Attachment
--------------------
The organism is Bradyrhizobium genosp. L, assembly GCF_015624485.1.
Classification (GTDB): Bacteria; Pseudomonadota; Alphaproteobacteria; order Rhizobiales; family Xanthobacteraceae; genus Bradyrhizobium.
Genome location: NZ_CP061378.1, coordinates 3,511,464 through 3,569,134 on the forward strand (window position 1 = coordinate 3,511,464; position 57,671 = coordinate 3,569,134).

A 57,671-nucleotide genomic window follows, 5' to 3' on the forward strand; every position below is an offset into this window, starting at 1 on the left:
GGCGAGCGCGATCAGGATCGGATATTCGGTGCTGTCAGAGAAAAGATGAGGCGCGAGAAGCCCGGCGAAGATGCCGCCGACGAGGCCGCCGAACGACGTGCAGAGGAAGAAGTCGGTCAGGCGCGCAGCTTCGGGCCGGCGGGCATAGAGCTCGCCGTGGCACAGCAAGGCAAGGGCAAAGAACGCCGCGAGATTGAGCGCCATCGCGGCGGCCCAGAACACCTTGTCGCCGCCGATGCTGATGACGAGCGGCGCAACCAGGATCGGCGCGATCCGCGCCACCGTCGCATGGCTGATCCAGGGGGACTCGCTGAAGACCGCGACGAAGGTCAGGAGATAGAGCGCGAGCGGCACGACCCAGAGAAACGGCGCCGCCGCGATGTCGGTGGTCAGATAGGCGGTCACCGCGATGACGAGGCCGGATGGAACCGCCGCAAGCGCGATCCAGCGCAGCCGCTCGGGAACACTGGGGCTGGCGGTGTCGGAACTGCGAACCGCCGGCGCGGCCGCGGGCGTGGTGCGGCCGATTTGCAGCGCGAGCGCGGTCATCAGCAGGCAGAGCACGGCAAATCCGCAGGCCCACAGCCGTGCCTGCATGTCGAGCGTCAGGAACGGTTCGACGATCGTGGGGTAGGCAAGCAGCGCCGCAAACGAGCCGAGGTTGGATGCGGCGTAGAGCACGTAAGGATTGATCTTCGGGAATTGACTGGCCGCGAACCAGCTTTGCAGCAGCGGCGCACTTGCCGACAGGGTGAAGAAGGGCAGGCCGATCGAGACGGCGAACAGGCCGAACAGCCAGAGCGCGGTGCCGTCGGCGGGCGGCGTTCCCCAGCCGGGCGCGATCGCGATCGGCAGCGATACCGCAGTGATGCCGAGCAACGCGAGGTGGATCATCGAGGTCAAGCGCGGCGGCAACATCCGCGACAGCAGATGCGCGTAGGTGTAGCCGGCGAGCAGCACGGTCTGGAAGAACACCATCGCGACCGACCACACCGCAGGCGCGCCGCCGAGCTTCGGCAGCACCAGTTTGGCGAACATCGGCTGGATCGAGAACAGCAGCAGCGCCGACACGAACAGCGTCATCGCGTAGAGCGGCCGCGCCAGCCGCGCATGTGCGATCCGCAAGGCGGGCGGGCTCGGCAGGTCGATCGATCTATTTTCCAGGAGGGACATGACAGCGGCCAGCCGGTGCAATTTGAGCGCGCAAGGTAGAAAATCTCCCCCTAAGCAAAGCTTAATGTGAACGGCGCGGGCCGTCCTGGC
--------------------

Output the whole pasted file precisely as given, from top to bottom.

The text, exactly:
The organism is Bradyrhizobium genosp. L, assembly GCF_015624485.1.
Classification (GTDB): Bacteria; Pseudomonadota; Alphaproteobacteria; order Rhizobiales; family Xanthobacteraceae; genus Bradyrhizobium.
Genome location: NZ_CP061378.1, coordinates 3,511,464 through 3,569,134 on the forward strand (window position 1 = coordinate 3,511,464; position 57,671 = coordinate 3,569,134).

A 57,671-nucleotide genomic window follows, 5' to 3' on the forward strand; every position below is an offset into this window, starting at 1 on the left:
GGCGAGCGCGATCAGGATCGGATATTCGGTGCTGTCAGAGAAAAGATGAGGCGCGAGAAGCCCGGCGAAGATGCCGCCGACGAGGCCGCCGAACGACGTGCAGAGGAAGAAGTCGGTCAGGCGCGCAGCTTCGGGCCGGCGGGCATAGAGCTCGCCGTGGCACAGCAAGGCAAGGGCAAAGAACGCCGCGAGATTGAGCGCCATCGCGGCGGCCCAGAACACCTTGTCGCCGCCGATGCTGATGACGAGCGGCGCAACCAGGATCGGCGCGATCCGCGCCACCGTCGCATGGCTGATCCAGGGGGACTCGCTGAAGACCGCGACGAAGGTCAGGAGATAGAGCGCGAGCGGCACGACCCAGAGAAACGGCGCCGCCGCGATGTCGGTGGTCAGATAGGCGGTCACCGCGATGACGAGGCCGGATGGAACCGCCGCAAGCGCGATCCAGCGCAGCCGCTCGGGAACACTGGGGCTGGCGGTGTCGGAACTGCGAACCGCCGGCGCGGCCGCGGGCGTGGTGCGGCCGATTTGCAGCGCGAGCGCGGTCATCAGCAGGCAGAGCACGGCAAATCCGCAGGCCCACAGCCGTGCCTGCATGTCGAGCGTCAGGAACGGTTCGACGATCGTGGGGTAGGCAAGCAGCGCCGCAAACGAGCCGAGGTTGGATGCGGCGTAGAGCACGTAAGGATTGATCTTCGGGAATTGACTGGCCGCGAACCAGCTTTGCAGCAGCGGCGCACTTGCCGACAGGGTGAAGAAGGGCAGGCCGATCGAGACGGCGAACAGGCCGAACAGCCAGAGCGCGGTGCCGTCGGCGGGCGGCGTTCCCCAGCCGGGCGCGATCGCGATCGGCAGCGATACCGCAGTGATGCCGAGCAACGCGAGGTGGATCATCGAGGTCAAGCGCGGCGGCAACATCCGCGACAGCAGATGCGCGTAGGTGTAGCCGGCGAGCAGCACGGTCTGGAAGAACACCATCGCGACCGACCACACCGCAGGCGCGCCGCCGAGCTTCGGCAGCACCAGTTTGGCGAACATCGGCTGGATCGAGAACAGCAGCAGCGCCGACACGAACAGCGTCATCGCGTAGAGCGGCCGCGCCAGCCGCGCATGTGCGATCCGCAAGGCGGGCGGGCTCGGCAGGTCGATCGATCTATTTTCCAGGAGGGACATGACAGCGGCCAGCCGGTGCAATTTGAGCGCGCAAGGTAGAAAATCTCCCCCTAAGCAAAGCTTAATGTGAACGGCGCGGGCCGTCCTGGC